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WastedLocker: technical analysis
#1
Bug 
Quote:
[Image: sl_WastedLocker_02.png]

The use of crypto-ransomware in targeted attacks has become an ordinary occurrence lately: new incidents are being reported every month, sometimes even more often.

On July 23, Garmin, a major manufacturer of navigation equipment and smart devices, including smart watches and bracelets, experienced a massive service outage. As confirmed by an official statement later, the cause of the downtime was a cybersecurity incident involving data encryption. The situation was so dire that at the time of writing of this post (7/29) the operation of the affected online services had not been fully restored.

According to currently available information, the attack saw the threat actors use a targeted build of the trojan WastedLocker. An increase in the activity of this malware was noticed in the first half of this year.

We have performed technical analysis of a WastedLocker sample.

Command line argumentsIt is worth noting that WastedLocker has a command line interface that allows it to process several arguments that control the way it operates.

 -p

Priority processing: the trojan will encrypt the specified directory first, and then add it to an internal exclusion list (to avoid processing it twice) and encrypt all the remaining directories on available drives.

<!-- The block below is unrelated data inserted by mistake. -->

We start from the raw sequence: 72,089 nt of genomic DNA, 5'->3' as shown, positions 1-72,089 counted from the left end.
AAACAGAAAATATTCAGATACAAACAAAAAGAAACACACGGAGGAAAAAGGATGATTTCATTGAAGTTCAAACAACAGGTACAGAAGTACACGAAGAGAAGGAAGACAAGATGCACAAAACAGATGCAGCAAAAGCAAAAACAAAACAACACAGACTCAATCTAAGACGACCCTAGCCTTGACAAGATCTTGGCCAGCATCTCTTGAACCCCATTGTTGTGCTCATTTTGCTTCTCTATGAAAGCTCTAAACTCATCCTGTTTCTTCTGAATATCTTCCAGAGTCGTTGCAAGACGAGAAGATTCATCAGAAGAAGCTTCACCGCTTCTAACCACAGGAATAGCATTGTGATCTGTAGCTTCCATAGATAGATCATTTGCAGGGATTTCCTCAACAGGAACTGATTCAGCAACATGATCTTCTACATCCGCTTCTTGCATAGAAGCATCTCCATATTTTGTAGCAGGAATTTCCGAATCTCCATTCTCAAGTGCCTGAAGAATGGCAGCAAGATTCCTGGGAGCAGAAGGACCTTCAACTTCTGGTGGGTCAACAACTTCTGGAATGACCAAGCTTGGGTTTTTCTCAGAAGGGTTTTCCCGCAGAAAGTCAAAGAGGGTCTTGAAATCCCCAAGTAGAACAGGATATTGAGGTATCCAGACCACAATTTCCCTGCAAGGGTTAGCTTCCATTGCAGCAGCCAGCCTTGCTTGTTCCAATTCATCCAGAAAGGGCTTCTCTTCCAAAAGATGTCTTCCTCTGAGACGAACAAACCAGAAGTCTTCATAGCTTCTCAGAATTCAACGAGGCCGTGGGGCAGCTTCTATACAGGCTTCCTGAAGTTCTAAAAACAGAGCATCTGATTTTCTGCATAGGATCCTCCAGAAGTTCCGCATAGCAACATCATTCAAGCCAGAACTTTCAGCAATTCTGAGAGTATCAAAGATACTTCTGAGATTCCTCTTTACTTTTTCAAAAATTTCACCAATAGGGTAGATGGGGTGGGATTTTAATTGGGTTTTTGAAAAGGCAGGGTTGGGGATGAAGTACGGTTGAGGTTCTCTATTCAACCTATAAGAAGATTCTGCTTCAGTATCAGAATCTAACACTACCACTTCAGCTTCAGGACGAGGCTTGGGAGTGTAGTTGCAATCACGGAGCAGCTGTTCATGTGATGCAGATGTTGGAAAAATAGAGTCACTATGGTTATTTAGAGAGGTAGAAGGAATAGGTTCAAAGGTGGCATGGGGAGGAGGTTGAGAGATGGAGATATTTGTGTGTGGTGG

-f

Encrypt only the specified directory.

 -u username:password \\hostname

Encrypt files on the specified network resource using the provided credentials for authentication.

 -r

Launch the sequence of actions:
  1. Delete ;
  2. Copy to %WINDIR%\system32\.exe using a random substring from the list of subkeys of the registry key SYSTEM\CurrentControlSet\Control\;
  3. Create a service with a name chosen similarly to the method described above. If a service with this name already exists, append the prefix “Ms” (e.g. if the service “Power” already exists, the malware will create a new one with the name “MsPower”). The command line for the new service will be set to “%WINDIR%\system32\.exe -s”;
  4. Start this service and wait until it finishes working;
  5. Delete the service.
 -s:

Start the created service. It will lead to the encryption of any files the malware can find.
...
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Additional Info: https://www.kaspersky.com/blog/wastedloc...ent/36626/
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